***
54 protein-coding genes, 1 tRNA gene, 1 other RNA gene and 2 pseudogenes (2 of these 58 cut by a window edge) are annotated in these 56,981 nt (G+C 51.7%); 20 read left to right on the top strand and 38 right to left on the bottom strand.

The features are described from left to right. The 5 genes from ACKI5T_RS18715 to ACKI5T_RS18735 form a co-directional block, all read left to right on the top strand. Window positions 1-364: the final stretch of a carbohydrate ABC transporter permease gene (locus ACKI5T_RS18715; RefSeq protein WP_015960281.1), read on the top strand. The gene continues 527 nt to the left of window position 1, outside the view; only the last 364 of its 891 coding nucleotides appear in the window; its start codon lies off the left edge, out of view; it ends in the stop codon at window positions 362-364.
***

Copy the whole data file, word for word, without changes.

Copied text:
54 protein-coding genes, 1 tRNA gene, 1 other RNA gene and 2 pseudogenes (2 of these 58 cut by a window edge) are annotated in these 56,981 nt (G+C 51.7%); 20 read left to right on the top strand and 38 right to left on the bottom strand.

The features are described from left to right. The 5 genes from ACKI5T_RS18715 to ACKI5T_RS18735 form a co-directional block, all read left to right on the top strand. Window positions 1-364: the final stretch of a carbohydrate ABC transporter permease gene (locus ACKI5T_RS18715; RefSeq protein WP_015960281.1), read on the top strand. The gene continues 527 nt to the left of window position 1, outside the view; only the last 364 of its 891 coding nucleotides appear in the window; its start codon lies off the left edge, out of view; it ends in the stop codon at window positions 362-364.